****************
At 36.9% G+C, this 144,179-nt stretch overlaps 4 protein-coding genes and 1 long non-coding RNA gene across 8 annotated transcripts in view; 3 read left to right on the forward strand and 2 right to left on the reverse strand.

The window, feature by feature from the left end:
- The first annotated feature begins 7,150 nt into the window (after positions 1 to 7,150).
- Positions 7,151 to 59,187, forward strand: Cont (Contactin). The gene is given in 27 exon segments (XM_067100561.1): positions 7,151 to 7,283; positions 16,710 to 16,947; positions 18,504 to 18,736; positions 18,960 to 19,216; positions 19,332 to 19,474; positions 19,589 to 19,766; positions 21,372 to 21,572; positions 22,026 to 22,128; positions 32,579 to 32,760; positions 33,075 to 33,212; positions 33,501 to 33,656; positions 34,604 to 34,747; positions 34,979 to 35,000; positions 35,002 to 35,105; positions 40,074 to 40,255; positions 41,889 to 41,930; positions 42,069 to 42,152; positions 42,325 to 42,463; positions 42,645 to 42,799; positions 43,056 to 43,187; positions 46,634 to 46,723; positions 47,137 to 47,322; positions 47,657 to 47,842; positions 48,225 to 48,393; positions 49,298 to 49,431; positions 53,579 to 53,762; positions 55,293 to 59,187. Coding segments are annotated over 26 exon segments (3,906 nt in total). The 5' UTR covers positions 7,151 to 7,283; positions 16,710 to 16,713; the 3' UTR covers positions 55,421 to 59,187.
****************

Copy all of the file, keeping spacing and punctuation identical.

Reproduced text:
At 36.9% G+C, this 144,179-nt stretch overlaps 4 protein-coding genes and 1 long non-coding RNA gene across 8 annotated transcripts in view; 3 read left to right on the forward strand and 2 right to left on the reverse strand.

The window, feature by feature from the left end:
- The first annotated feature begins 7,150 nt into the window (after positions 1 to 7,150).
- Positions 7,151 to 59,187, forward strand: Cont (Contactin). The gene is given in 27 exon segments (XM_067100561.1): positions 7,151 to 7,283; positions 16,710 to 16,947; positions 18,504 to 18,736; positions 18,960 to 19,216; positions 19,332 to 19,474; positions 19,589 to 19,766; positions 21,372 to 21,572; positions 22,026 to 22,128; positions 32,579 to 32,760; positions 33,075 to 33,212; positions 33,501 to 33,656; positions 34,604 to 34,747; positions 34,979 to 35,000; positions 35,002 to 35,105; positions 40,074 to 40,255; positions 41,889 to 41,930; positions 42,069 to 42,152; positions 42,325 to 42,463; positions 42,645 to 42,799; positions 43,056 to 43,187; positions 46,634 to 46,723; positions 47,137 to 47,322; positions 47,657 to 47,842; positions 48,225 to 48,393; positions 49,298 to 49,431; positions 53,579 to 53,762; positions 55,293 to 59,187. Coding segments are annotated over 26 exon segments (3,906 nt in total). The 5' UTR covers positions 7,151 to 7,283; positions 16,710 to 16,713; the 3' UTR covers positions 55,421 to 59,187.